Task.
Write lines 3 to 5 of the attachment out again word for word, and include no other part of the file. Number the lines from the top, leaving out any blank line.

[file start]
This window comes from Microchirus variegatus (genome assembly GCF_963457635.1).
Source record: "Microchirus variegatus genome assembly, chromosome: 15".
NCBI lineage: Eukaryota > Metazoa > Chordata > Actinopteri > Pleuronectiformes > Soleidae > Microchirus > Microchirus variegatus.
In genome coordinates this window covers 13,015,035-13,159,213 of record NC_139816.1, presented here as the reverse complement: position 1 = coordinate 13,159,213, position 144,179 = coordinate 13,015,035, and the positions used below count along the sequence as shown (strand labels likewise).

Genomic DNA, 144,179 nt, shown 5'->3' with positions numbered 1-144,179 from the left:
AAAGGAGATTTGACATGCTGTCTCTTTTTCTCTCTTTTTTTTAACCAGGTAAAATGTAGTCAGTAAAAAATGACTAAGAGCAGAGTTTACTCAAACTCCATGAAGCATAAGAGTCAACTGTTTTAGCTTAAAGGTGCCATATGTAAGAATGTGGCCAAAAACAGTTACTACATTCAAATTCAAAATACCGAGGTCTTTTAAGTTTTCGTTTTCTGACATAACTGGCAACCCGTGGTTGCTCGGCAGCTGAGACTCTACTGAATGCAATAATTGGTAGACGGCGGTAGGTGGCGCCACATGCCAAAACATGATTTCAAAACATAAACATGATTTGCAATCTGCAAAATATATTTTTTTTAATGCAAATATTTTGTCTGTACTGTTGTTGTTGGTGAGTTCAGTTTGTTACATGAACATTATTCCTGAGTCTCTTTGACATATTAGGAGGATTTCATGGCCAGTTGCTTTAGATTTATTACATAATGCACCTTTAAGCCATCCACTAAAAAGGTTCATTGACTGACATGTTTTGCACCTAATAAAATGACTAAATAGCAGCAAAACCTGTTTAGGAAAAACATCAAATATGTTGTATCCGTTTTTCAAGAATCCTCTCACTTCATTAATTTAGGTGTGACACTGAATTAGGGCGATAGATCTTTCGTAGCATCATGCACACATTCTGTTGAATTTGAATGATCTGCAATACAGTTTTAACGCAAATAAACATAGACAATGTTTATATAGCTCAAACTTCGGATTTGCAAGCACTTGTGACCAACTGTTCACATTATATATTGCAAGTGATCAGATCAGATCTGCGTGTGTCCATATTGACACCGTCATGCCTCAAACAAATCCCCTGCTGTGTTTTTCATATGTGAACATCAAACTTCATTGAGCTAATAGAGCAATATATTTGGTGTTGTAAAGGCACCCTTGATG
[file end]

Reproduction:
NCBI lineage: Eukaryota > Metazoa > Chordata > Actinopteri > Pleuronectiformes > Soleidae > Microchirus > Microchirus variegatus.
In genome coordinates this window covers 13,015,035-13,159,213 of record NC_139816.1, presented here as the reverse complement: position 1 = coordinate 13,159,213, position 144,179 = coordinate 13,015,035, and the positions used below count along the sequence as shown (strand labels likewise).

Genomic DNA, 144,179 nt, shown 5'->3' with positions numbered 1-144,179 from the left: